The twelve proteins fall in three families, B1, B2, and B3. The B1 family consists of the six first proteins (in the original file order), the B2 family consists of the next two proteins, and the B3 family consists of the last four proteins.
Check that this is also what ClustalX inferred, by saving and then viewing the Neighbour-Joining tree.
Print out the alignment produced by ClustalX and compare it to the alignment shown in the paper by Galleni et al (available only on paper). Reordering the sequences to fit the Galleni paper will make this task much easier.
(Thanks to Galleni Moreno, University of Liège, Belgium, and Lasse Hemmingsen, KVL. See Galleni, Moreno; Lamotte-Brasseur, Josette; Rossolini, Gian Maria; Spencer, Jim; Dideberg, Otto; Frère, Jean-Marie: Standard Numbering Scheme for Class B beta-Lactamases (guest commentary). Antimicrobial Agents and Chemotherapy 2001 - volume 45 - issue 3, 660-663).
The file carboxypep.fasta contains 18 sequences for carboxypepsidases from humans, cows, rats, pigs, etc. Download the file and align the sequences using ClustalX.
How well conserved are the sequences? Are there any sequences that seem to be outliers (more distantly related)? Does the Neighbour-Joining tree support your notion of outlier? Try removing the outliers using the Edit menu in ClustalX, and then redo the alignment.
(Thanks to Morten Bjerrum, Department of Chemistry, KVL).
The file chloroperoxidase.fasta contains eight sequences for proteins that are chloroperoxidases, or related to chloroperoxidases. (Thanks to former bioinformatics student Line Albertsen and others).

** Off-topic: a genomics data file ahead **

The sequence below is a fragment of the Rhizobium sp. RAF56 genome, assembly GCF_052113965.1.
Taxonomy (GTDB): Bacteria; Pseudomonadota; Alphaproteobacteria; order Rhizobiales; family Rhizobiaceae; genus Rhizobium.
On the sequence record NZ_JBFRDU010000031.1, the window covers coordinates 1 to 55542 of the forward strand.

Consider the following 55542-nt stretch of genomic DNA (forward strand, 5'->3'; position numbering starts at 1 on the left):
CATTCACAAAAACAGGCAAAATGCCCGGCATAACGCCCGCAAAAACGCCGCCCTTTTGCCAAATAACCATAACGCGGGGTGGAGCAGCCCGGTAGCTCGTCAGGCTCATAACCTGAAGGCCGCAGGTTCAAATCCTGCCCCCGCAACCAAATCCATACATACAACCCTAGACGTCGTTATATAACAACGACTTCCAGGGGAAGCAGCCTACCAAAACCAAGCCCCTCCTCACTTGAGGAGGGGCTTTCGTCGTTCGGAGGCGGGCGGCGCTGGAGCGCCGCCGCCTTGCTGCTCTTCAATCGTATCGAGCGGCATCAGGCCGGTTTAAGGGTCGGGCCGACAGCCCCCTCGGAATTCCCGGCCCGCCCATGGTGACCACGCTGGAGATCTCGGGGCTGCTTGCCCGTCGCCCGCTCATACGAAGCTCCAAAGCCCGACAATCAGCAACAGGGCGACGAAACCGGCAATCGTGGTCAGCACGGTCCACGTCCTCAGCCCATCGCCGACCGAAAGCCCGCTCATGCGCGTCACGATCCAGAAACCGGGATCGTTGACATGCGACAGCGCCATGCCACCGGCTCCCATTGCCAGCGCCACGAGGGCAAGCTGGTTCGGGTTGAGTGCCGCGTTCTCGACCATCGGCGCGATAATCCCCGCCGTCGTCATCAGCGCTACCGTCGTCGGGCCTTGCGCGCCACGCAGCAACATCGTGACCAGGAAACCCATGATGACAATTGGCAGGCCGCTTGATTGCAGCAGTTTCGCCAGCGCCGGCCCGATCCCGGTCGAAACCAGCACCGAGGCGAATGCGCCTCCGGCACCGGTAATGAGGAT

Use ClustalX to find a multiple alignment for these sequences. Because some sequences are short and others very long, ClustalX fails to find the common motif in the sequences. For instance, look at the multiple alignment at positions 509ff. Here apparently there is a PAYPSGHAT motif in three of the sequences (Curvularia, Drechslera, Embellisia). Then look at position 604ff. Here the highly similar PSYPSGHAT motif appears, this time in the other sequences Ascophyllum, Fucus and Deinococcus, and to a lesser extent in Nostoc and Corallina.
The positions indicated above are for the downloadable version of ClustalX. The ClustalX server at EBI produces a slightly different alignment, perhaps because it runs ClustalX 1.82 instead of 1.83, but it contains the same mistake.
Now use T-COFFEE instead of ClustalX to make a multiple aligment of the same eight sequences. You can run T-COFFEE at http://igs-server.cnrs-mrs.fr/Tcoffee/. Inspect the HTML or PDF version of the alignment. You'll see that T-COFFEE finds the P[AS]YPSGHAT motif without problems. (A somewhat bizarre feature of T-COFFEE is that high-similarity regions in the multiple aligment are marked yellow/red in the HTML format, and blue/green in the PDF format).
If you want, you can download T-COFFEE and install it on your local computer. See http://igs-server.cnrs-mrs.fr/~cnotred/Projects_home_page/t_coffee_home_page.html.
How many new significant database hits do you get in the second iteration? How many carboxypeptidases are there among them? How many new significant hits do you get in the third iteration?
Note that in window (B) you can tick a box to determine which hits should be used to build the next iteration's position-specific score matrix. Thus you can ensure biologically more meaningful results by leaving out irrelevant hits (if you known what you are doing).